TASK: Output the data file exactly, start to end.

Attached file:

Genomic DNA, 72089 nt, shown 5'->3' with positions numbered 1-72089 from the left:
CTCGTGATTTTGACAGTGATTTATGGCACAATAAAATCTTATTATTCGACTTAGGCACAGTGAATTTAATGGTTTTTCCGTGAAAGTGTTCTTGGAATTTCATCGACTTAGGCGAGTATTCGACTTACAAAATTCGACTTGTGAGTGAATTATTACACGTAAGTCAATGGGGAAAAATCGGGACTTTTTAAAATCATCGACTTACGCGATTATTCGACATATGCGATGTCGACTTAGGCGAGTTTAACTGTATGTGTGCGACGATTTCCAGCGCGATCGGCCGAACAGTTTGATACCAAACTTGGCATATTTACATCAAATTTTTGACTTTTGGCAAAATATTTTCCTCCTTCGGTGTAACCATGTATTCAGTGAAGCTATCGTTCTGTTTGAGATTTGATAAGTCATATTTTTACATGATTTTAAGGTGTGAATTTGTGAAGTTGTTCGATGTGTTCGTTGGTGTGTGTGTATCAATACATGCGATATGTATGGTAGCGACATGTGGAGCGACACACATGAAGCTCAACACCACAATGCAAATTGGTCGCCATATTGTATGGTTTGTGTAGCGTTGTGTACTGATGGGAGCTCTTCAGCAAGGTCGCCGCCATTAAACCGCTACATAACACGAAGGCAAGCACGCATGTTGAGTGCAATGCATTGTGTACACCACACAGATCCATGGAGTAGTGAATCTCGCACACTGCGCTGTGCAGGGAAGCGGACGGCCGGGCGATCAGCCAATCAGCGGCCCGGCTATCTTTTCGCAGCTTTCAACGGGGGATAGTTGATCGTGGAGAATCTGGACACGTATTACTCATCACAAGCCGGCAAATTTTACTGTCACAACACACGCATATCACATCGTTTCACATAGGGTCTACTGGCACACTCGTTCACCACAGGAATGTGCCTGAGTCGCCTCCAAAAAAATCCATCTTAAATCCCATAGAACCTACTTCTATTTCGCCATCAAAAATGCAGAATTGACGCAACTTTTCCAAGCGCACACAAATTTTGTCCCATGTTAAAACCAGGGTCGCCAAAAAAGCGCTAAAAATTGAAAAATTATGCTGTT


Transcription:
Genomic DNA, 72089 nt, shown 5'->3' with positions numbered 1-72089 from the left:
CTCGTGATTTTGACAGTGATTTATGGCACAATAAAATCTTATTATTCGACTTAGGCACAGTGAATTTAATGGTTTTTCCGTGAAAGTGTTCTTGGAATTTCATCGACTTAGGCGAGTATTCGACTTACAAAATTCGACTTGTGAGTGAATTATTACACGTAAGTCAATGGGGAAAAATCGGGACTTTTTAAAATCATCGACTTACGCGATTATTCGACATATGCGATGTCGACTTAGGCGAGTTTAACTGTATGTGTGCGACGATTTCCAGCGCGATCGGCCGAACAGTTTGATACCAAACTTGGCATATTTACATCAAATTTTTGACTTTTGGCAAAATATTTTCCTCCTTCGGTGTAACCATGTATTCAGTGAAGCTATCGTTCTGTTTGAGATTTGATAAGTCATATTTTTACATGATTTTAAGGTGTGAATTTGTGAAGTTGTTCGATGTGTTCGTTGGTGTGTGTGTATCAATACATGCGATATGTATGGTAGCGACATGTGGAGCGACACACATGAAGCTCAACACCACAATGCAAATTGGTCGCCATATTGTATGGTTTGTGTAGCGTTGTGTACTGATGGGAGCTCTTCAGCAAGGTCGCCGCCATTAAACCGCTACATAACACGAAGGCAAGCACGCATGTTGAGTGCAATGCATTGTGTACACCACACAGATCCATGGAGTAGTGAATCTCGCACACTGCGCTGTGCAGGGAAGCGGACGGCCGGGCGATCAGCCAATCAGCGGCCCGGCTATCTTTTCGCAGCTTTCAACGGGGGATAGTTGATCGTGGAGAATCTGGACACGTATTACTCATCACAAGCCGGCAAATTTTACTGTCACAACACACGCATATCACATCGTTTCACATAGGGTCTACTGGCACACTCGTTCACCACAGGAATGTGCCTGAGTCGCCTCCAAAAAAATCCATCTTAAATCCCATAGAACCTACTTCTATTTCGCCATCAAAAATGCAGAATTGACGCAACTTTTCCAAGCGCACACAAATTTTGTCCCATGTTAAAACCAGGGTCGCCAAAAAAGCGCTAAAAATTGAAAAATTATGCTGTT